NYAPRS Note: In just 2 weeks, NYAPRS is very pleased to give attendees to our upcoming Executive Seminar the chance to have some expert 'face time' with one of the nation's foremost behavioral healthcare management consultants, Open Minds' Monica Oss. Monica will share some of the insights she provided at the preconference session she gave earlier this week at the National Council's 2013 Conference in Las Vegas.Monica comes to Albany on April 25 in this special opportunity: register today at https://registration.nyaprs.org/.
Four Essential Organizational Competencies For The Future By Monica E. Oss Chief Executive Officer, OPEN MINDS April 8, 2013
Developed by OPEN MINDS, 163 York Street, Gettysburg PA 17325, www.openminds.com. All rights reserved.
Greetings from Las Vegas and the 2013 National Council Mental Health & Addictions Conference. Our team from OPEN MINDS was part of the conference launch yesterday with our Preconference University session -Four Essential Organizational Competencies For Future Success: Looking At the Next 50 Years of Community Behavioral Health<http://www.openminds.com/events/national-council-preconference.htm>.
The idea for our seminar started with a meeting with Linda Rosenberg, the President of the National Council. She was discussing the theme of this conference - the 50th anniversary of the Community Mental Health Center Act. Her question - what would the next 50 years look like? And, what were the key organizational competencies that behavioral health provider organizations would need to ensure success and financial sustainability in the next 50 years?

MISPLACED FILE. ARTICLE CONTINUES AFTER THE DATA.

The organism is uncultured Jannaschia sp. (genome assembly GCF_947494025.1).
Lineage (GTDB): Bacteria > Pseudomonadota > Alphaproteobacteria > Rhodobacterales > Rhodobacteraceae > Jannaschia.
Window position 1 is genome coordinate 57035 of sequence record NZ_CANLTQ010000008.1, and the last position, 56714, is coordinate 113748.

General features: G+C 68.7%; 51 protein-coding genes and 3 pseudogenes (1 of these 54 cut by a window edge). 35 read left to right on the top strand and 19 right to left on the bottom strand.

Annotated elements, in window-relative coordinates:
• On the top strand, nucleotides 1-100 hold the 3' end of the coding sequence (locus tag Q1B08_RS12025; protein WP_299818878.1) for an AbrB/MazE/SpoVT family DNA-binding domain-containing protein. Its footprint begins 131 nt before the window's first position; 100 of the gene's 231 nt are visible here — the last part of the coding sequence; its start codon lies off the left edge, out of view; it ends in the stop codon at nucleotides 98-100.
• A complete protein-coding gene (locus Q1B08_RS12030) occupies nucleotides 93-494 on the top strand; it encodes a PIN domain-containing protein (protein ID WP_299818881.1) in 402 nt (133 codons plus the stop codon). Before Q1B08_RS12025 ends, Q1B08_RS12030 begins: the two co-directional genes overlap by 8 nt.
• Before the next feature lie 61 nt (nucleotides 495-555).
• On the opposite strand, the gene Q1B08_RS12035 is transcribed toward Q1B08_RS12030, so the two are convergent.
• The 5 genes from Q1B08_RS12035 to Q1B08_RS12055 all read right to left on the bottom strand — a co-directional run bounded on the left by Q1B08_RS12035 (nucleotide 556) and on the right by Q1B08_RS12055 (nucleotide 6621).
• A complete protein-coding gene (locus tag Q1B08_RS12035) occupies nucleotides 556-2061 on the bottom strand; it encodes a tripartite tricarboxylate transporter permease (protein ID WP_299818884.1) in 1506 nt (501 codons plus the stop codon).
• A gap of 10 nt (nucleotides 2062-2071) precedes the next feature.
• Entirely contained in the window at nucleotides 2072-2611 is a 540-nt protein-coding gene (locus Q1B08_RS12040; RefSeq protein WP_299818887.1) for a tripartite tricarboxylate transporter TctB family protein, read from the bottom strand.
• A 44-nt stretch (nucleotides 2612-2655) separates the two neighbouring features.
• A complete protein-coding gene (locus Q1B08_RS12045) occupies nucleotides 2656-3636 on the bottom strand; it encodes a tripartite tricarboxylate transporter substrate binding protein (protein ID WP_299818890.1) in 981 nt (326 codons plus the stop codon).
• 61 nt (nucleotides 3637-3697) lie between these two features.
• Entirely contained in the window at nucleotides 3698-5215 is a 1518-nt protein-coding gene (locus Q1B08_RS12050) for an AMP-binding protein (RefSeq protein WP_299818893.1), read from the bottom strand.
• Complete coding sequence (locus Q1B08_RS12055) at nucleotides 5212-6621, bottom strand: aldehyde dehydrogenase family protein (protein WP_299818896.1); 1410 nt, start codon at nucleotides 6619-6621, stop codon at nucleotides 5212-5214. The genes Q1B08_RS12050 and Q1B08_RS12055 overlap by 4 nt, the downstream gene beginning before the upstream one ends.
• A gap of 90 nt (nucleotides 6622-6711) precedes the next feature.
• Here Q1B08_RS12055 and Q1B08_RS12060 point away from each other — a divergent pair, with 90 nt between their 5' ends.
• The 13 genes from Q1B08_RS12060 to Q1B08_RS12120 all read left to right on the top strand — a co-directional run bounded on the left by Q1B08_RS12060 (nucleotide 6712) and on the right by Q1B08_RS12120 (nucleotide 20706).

Our team at OPEN MINDS - always up for the challenge - set about answering that question. After much discussion and debate, we came up with a list of four key competencies: 1. Competing for customers 2. Participating in value-based purchasing arrangements 3. Delivering services at market rates 4. Integrating new technologies into service models
These are not new management concepts - we have written several briefings and delivered many executive institute sessions on each of them. But together, I think these make a core skills set for any service provider organization in a competitive market. And, the word "competitive" is key here. With the passage of the Patient Protection and Affordable Care Act (PPACA)<http://www.openminds.com/library/032410mhcdppaca.htm>premium members, the U.S. has made a policy decision to have an insurance-based health care financing system - which by its very nature moves our system to a market-based model. Whether you agree or disagree with the policy, the effects on the management infrastructure needed for sustainability are clear.